R.I.P. Leslie Nielson

This weekend, Leslie Nielson died.  When I was a kid I called him the “funny guy with white hair,” which seems apt given the films of his I saw.  He was 84 and had a long career of dramatic acting dating back to the 1950s which got superseded by his comic turn starting with Airplane!  Here’s a really well done obituary by the Onion AV club.  I highly recommend you read it and watch some of the clips!  I’ve never seen the Police Squad television show, but from those epilogues alone I know I’d have liked it!  Alas, sorry Leslie Nielson, you will be missed.

Why am I writing about Leslie Nielson, anyway?  I mean, sure, he’s a funny guy and all, but this is a blog about my adventures in Georgia.  What possible relevance could he have to my time here?  I think I’ll finally share with you about my internship.

I have an internship at the Georgian Foundation for Strategic and International Studies (GFSIS) in downtown Tbilisi.  It’s a thinktank that’s focusing on building bridges with the West by hosting scholars and interns from abroad to do research in Georgia.  Months ago, I wrote about my efforts to show up on Day 1 of my internship.  They didn’t bear fruit.  Since then, I’ve had much more luck!

I showed up to my internship in mid-September to meet the president of the Foundation.  Tata Tsereteli gave me a tour of the facilities, pointing out the balcony, the kitchen (Where we make tea and coffee!), the library, and the computer lab.  “You can go in here and do some work now.  I’ll be upstairs if you need anything.”

I had ridden in to town with Koba, Tata, and Manana that morning on their ways to work.  Koba, who works at Parliament, dropped me off on Chitadze St. which is right behind Parliament.  I passed through the Italian Embassy and entered, expecting to be put to work.  When Tata told me to “go do work” in the computer lab I understood that it was a really self-directed kind of internship.  I didn’t have any concrete work plans that day so I sat and putzed around on the internet for a few hours.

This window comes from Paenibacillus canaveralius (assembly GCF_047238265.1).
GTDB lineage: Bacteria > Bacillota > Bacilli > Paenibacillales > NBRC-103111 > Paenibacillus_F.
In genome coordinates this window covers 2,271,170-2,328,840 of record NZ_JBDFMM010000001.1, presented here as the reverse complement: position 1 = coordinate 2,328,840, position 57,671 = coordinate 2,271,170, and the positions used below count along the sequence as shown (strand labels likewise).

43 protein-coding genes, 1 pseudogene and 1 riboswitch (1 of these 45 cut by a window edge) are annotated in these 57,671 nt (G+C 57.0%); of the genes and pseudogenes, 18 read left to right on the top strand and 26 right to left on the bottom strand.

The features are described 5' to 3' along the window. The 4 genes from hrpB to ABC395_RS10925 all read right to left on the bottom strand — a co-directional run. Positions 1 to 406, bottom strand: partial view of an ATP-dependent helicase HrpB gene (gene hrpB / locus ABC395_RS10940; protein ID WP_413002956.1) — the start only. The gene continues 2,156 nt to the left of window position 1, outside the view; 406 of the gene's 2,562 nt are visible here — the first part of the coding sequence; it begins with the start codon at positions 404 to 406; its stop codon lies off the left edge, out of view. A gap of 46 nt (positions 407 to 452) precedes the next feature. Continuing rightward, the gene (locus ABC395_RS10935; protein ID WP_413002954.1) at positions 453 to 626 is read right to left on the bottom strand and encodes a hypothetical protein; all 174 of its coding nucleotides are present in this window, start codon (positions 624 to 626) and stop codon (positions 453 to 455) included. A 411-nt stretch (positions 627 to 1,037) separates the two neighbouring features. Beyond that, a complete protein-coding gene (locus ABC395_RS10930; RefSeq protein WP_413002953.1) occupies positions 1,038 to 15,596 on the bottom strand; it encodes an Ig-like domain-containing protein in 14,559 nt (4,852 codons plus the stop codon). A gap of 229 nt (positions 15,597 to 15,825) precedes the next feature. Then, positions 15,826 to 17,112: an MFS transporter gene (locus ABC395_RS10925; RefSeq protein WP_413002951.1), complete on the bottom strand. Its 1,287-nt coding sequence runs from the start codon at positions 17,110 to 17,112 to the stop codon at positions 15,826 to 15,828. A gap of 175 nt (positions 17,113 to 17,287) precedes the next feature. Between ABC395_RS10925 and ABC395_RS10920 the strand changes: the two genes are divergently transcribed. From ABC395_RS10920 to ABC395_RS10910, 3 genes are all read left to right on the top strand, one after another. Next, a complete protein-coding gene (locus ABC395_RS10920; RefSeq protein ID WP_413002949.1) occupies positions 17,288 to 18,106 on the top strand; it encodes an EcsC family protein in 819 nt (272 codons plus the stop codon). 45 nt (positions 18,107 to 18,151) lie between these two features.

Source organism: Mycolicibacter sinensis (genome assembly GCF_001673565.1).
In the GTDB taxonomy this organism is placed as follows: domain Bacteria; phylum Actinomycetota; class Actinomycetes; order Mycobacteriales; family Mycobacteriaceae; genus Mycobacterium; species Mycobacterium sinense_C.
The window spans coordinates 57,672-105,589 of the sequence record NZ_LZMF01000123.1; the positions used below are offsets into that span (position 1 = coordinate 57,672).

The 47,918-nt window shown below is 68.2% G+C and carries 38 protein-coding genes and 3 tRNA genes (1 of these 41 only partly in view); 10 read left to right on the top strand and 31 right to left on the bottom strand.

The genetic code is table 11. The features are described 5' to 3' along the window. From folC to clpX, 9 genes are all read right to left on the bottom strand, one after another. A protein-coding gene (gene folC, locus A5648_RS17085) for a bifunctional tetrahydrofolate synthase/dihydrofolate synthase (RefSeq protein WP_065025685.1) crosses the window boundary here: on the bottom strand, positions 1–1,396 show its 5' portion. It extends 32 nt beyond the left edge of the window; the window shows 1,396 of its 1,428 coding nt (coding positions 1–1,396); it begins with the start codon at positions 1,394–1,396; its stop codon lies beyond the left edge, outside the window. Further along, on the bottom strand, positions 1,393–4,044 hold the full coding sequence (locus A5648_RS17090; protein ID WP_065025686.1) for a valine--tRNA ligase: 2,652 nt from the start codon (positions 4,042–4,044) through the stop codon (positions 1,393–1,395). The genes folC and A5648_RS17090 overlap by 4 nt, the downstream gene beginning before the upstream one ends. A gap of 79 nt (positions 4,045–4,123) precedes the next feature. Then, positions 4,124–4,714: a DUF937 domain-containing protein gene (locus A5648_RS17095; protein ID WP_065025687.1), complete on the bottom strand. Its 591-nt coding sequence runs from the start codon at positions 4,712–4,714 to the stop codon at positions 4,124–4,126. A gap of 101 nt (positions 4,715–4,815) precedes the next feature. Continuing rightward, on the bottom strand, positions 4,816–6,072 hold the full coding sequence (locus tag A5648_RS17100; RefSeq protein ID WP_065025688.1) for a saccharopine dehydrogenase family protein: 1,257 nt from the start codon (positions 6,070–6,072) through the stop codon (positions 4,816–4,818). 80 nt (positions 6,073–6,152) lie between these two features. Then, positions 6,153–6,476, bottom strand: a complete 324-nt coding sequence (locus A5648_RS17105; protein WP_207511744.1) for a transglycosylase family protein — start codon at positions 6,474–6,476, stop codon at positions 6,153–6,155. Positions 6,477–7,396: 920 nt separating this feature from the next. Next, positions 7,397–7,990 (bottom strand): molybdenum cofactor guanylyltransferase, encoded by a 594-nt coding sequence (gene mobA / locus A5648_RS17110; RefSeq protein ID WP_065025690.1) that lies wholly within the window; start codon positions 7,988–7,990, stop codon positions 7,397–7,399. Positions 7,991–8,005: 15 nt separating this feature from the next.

I was supposed to be meeting with Alexander Rondeli that day to discuss my internship.  He was finally available to meet me at 3pm, when I was packing up to leave.  He invited me in to his office and gave me some chocolates and some Turkish coffee, explaining that “I had a heart attack in 2003 and my doctor told me not to drink any more coffee.  ‘But doctor!’ I said, ‘I love coffee!’  ‘Then you must drink only Turkish coffee because it is weaker and it will spare your heart from failure.’  And ever since I have drank only Turkish coffee.  Drink up; it’s good for you!”

We discussed our prior careers, with me talking about Georgetown, Stanford, and my work at the Kennan Institute and him describing his upbringing by his Russian mother and his passion for Persian literature and poetry.  Apparently he’d even recently been invited to work as a visiting professor at Tehran University!  Dr. Rondeli told me that I was more or less free to come and go as I pleased, even in the middle of the night, if I wanted!  “There will be a guard here then, but he’ll be sleeping, so just let yourself in!” Rondeli insisted.  I haven’t tested that theory yet, but if I’m ever stranded on Rustaveli in the middle of the night, maybe I will….

One of the things I noticed right away about Dr. Rondeli, besides his cheery demeanor and his firm handshake, was his striking resemblance to Leslie Nielson.  I kid you not, it’s uncanny.  He’s got the stark white hair and the bushy eyebrows of Nielson.  At first I worried about noticing this and taking Rondeli seriously despite his doppelganger’s ridiculousness.  When Dr. Rondeli stepped out to greet a visitor briefly, I glanced around his office and noticed an out-of-place poster on the wall beside some paintings.

I was thrilled to see this poster on his wall. If you're unfamiliar with the Naked Gun series, you should probably check that out too.